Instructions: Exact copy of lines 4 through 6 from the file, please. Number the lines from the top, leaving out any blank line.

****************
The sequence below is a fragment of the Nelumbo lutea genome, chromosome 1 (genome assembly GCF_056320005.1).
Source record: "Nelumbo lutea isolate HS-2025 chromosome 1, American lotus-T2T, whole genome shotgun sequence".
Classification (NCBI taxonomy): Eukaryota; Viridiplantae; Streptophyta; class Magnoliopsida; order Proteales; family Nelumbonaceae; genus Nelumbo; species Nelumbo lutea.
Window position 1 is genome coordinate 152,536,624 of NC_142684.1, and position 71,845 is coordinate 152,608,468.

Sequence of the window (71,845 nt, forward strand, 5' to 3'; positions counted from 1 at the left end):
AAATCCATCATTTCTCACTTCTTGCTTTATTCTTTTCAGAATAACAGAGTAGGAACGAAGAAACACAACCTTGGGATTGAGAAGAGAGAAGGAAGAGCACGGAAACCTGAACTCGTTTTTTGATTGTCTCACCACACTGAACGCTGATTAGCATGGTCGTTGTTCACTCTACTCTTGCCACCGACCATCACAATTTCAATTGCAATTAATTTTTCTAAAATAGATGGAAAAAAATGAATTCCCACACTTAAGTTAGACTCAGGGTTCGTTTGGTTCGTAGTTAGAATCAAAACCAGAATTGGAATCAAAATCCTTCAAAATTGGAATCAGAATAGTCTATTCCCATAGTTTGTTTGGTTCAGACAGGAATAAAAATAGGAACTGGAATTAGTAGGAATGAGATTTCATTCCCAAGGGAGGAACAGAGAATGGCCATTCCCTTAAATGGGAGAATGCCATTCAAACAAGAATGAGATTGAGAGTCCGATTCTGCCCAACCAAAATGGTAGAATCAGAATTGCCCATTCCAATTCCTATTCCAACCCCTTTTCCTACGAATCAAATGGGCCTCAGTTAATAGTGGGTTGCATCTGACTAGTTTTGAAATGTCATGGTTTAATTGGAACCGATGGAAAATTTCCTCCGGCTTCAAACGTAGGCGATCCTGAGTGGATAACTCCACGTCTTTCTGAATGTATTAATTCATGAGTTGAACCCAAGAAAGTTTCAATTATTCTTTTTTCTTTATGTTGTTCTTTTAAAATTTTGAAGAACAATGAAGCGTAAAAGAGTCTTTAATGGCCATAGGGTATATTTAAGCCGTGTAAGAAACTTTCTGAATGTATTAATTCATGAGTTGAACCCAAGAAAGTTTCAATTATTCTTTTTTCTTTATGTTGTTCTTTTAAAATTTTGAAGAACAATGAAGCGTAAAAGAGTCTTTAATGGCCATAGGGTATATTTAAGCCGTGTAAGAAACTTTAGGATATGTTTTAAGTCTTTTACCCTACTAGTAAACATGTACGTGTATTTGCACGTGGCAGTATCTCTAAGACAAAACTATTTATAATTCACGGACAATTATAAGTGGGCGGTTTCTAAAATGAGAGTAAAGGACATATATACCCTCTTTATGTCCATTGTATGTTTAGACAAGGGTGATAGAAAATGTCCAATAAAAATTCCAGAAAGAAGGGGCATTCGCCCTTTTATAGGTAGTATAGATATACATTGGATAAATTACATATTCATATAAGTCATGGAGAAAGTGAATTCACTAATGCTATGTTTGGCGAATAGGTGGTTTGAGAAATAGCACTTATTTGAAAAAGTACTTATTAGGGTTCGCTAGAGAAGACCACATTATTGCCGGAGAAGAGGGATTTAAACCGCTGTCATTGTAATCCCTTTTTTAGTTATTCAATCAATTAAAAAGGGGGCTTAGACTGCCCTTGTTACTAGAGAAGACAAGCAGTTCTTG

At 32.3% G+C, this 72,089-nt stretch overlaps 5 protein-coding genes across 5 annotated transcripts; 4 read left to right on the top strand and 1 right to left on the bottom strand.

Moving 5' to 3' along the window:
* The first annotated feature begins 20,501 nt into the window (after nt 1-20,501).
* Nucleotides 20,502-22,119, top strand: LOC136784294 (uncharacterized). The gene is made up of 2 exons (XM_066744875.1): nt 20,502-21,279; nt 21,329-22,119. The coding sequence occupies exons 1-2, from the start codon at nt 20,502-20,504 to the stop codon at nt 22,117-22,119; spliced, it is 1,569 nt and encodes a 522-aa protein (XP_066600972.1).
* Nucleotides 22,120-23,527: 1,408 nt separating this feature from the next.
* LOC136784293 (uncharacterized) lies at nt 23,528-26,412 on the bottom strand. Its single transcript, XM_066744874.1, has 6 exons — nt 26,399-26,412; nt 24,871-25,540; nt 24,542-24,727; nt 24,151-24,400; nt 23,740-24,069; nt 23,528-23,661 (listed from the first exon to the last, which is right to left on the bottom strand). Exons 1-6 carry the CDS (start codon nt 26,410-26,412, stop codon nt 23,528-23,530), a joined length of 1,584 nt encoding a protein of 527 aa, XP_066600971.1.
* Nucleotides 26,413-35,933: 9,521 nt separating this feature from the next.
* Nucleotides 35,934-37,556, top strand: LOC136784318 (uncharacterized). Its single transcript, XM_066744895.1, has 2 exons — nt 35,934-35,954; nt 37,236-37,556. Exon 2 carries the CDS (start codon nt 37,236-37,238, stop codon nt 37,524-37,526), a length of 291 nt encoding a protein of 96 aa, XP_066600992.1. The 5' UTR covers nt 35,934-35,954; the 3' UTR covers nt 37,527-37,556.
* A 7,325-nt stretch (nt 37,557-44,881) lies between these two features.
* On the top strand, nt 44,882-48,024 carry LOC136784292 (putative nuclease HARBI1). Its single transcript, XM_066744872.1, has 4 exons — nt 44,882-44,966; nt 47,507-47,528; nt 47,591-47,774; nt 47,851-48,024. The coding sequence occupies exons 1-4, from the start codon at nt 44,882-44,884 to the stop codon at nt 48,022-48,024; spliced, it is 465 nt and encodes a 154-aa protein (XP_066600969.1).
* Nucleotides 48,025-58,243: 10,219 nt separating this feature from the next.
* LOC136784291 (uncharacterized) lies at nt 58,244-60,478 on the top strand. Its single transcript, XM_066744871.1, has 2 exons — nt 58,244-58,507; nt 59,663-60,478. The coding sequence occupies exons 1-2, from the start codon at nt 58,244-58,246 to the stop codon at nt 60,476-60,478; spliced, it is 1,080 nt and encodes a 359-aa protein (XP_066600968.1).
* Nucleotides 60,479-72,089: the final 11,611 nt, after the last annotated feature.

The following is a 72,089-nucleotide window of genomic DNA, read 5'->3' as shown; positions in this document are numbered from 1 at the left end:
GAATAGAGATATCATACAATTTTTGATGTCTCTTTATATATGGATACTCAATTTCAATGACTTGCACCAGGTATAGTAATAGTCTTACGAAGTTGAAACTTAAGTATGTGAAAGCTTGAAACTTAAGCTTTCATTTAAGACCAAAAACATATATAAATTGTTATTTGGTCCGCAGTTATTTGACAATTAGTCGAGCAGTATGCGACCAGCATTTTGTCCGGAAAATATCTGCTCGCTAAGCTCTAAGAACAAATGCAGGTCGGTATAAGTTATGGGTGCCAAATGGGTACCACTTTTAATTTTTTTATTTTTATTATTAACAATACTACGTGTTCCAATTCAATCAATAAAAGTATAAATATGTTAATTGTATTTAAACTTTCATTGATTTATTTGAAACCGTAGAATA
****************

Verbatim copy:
Window position 1 is genome coordinate 152,536,624 of NC_142684.1, and position 71,845 is coordinate 152,608,468.

Sequence of the window (71,845 nt, forward strand, 5' to 3'; positions counted from 1 at the left end):
AAATCCATCATTTCTCACTTCTTGCTTTATTCTTTTCAGAATAACAGAGTAGGAACGAAGAAACACAACCTTGGGATTGAGAAGAGAGAAGGAAGAGCACGGAAACCTGAACTCGTTTTTTGATTGTCTCACCACACTGAACGCTGATTAGCATGGTCGTTGTTCACTCTACTCTTGCCACCGACCATCACAATTTCAATTGCAATTAATTTTTCTAAAATAGATGGAAAAAAATGAATTCCCACACTTAAGTTAGACTCAGGGTTCGTTTGGTTCGTAGTTAGAATCAAAACCAGAATTGGAATCAAAATCCTTCAAAATTGGAATCAGAATAGTCTATTCCCATAGTTTGTTTGGTTCAGACAGGAATAAAAATAGGAACTGGAATTAGTAGGAATGAGATTTCATTCCCAAGGGAGGAACAGAGAATGGCCATTCCCTTAAATGGGAGAATGCCATTCAAACAAGAATGAGATTGAGAGTCCGATTCTGCCCAACCAAAATGGTAGAATCAGAATTGCCCATTCCAATTCCTATTCCAACCCCTTTTCCTACGAATCAAATGGGCCTCAGTTAATAGTGGGTTGCATCTGACTAGTTTTGAAATGTCATGGTTTAATTGGAACCGATGGAAAATTTCCTCCGGCTTCAAACGTAGGCGATCCTGAGTGGATAACTCCACGTCTTTCTGAATGTATTAATTCATGAGTTGAACCCAAGAAAGTTTCAATTATTCTTTTTTCTTTATGTTGTTCTTTTAAAATTTTGAAGAACAATGAAGCGTAAAAGAGTCTTTAATGGCCATAGGGTATATTTAAGCCGTGTAAGAAACTTTCTGAATGTATTAATTCATGAGTTGAACCCAAGAAAGTTTCAATTATTCTTTTTTCTTTATGTTGTTCTTTTAAAATTTTGAAGAACAATGAAGCGTAAAAGAGTCTTTAATGGCCATAGGGTATATTTAAGCCGTGTAAGAAACTTTAGGATATGTTTTAAGTCTTTTACCCTACTAGTAAACATGTACGTGTATTTGCACGTGGCAGTATCTCTAAGACAAAACTATTTATAATTCACGGACAATTATAAGTGGGCGGTTTCTAAAATGAGAGTAAAGGACATATATACCCTCTTTATGTCCATTGTATGTTTAGACAAGGGTGATAGAAAATGTCCAATAAAAATTCCAGAAAGAAGGGGCATTCGCCCTTTTATAGGTAGTATAGATATACATTGGATAAATTACATATTCATATAAGTCATGGAGAAAGTGAATTCACTAATGCTATGTTTGGCGAATAGGTGGTTTGAGAAATAGCACTTATTTGAAAAAGTACTTATTAGGGTTCGCTAGAGAAGACCACATTATTGCCGGAGAAGAGGGATTTAAACCGCTGTCATTGTAATCCCTTTTTTAGTTATTCAATCAATTAAAAAGGGGGCTTAGACTGCCCTTGTTACTAGAGAAGACAAGCAGTTCTTG